Dr. Niels Lindquist is a UNC marine sciences researcher who has teamed up with a Carteret County NC commercial fisherman by the name David “Clammerhead” Cessna to form a new business called Sandbar Oyster Company who’s goal is to use new innovative technology and thinking to prevent shoreline erosion and to bolster new perspectives on oyster growing in an environmentally friendly way that protects natural ecosystems. According to Dr. Lindquist, this new technology and perspective will help to create a living shoreline.
Please consider sharing this article on social media sites like Facebook and Twitter so that more people can learn more about this exciting technology, and please use the discussion form below to have ongoing discussions.
Sandbar Oyster Company is centered around producing biodegradable, cement based substrate to grow oysters, fight erosion, and to create nature shorelines.
In our research, we found where Dr. Lindquist was given N.C. Sea Grant funding to find new ways to restore oyster populations after Hurricane Florence devastated the natural ecosystems they grow in.
In thinking about the future of this new technology, David Cessna (Clammerhead) was recruited to Dr. Lindquist because of his and his family’s history as commercial fishermen in the area of oyster harvesting.
Both men have received financial funding from UNC and NC IDEA to put together a team of graduate students and other researchers to develop a product called “oyster catcher” which is made from the biodegradable substrate.
The idea is to place this oyster catcher substrate along shorelines where oysters grow, allow them the opportunity to grow and produce their yield, and then exit the environment (or remain in the environment) in a environmentally friendly way.
Think of this new environment as a biodegradable hardscape by which oyster larvae can attach to more easily, and can also be used to create and restore estuarine habitats like saltmarsh meadows. Again, in our research, there is some evidence that this new oyster catcher substrate can also help to grow oysters faster.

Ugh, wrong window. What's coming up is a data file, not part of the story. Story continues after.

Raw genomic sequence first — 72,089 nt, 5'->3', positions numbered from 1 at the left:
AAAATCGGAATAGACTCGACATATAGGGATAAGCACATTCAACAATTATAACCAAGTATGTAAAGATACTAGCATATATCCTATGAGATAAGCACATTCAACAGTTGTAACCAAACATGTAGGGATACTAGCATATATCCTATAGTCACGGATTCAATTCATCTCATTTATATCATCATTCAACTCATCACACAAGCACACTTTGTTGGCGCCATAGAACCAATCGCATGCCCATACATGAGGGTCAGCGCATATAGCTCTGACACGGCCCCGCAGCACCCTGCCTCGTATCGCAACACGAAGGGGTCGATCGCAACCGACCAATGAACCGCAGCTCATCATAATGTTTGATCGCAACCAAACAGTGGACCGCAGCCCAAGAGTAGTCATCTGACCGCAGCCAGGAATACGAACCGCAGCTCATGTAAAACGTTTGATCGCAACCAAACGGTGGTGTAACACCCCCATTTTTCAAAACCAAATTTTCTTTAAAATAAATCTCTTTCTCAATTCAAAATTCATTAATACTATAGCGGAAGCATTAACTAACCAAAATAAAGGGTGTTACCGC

Currently, there is a living shoreline created by this new technology at the N.C. Aquarium at Pine Knoll Shores which was helped by funding from the N.C. Coastal Federation and National Oceanic and Atmospheric Administration.
Lindquist and Cessna already have their sights set on new projects such as a shoreline stabilization project on Sugarloaf Island in Morehead City and projects where residents and businesses are threatened by shoreline erosion.
To learn more about the Sandbar Oyster Company, this new technology, to inquire about funding this new perspective in fighting erosion, or to volunteer, please email niels [[AT]] sandbaroystercompany [[DOT]]com.
Be sure to subscribe and use the comment section below to leave comments on this article, as well as sharing it on social media so that other Carteret County NC residents can learn more about this company’s future work.
Additionally, we are going to contact Dr. Lindquist and David Clammerhead Cessna to get some pictures and video of this project, so please check back.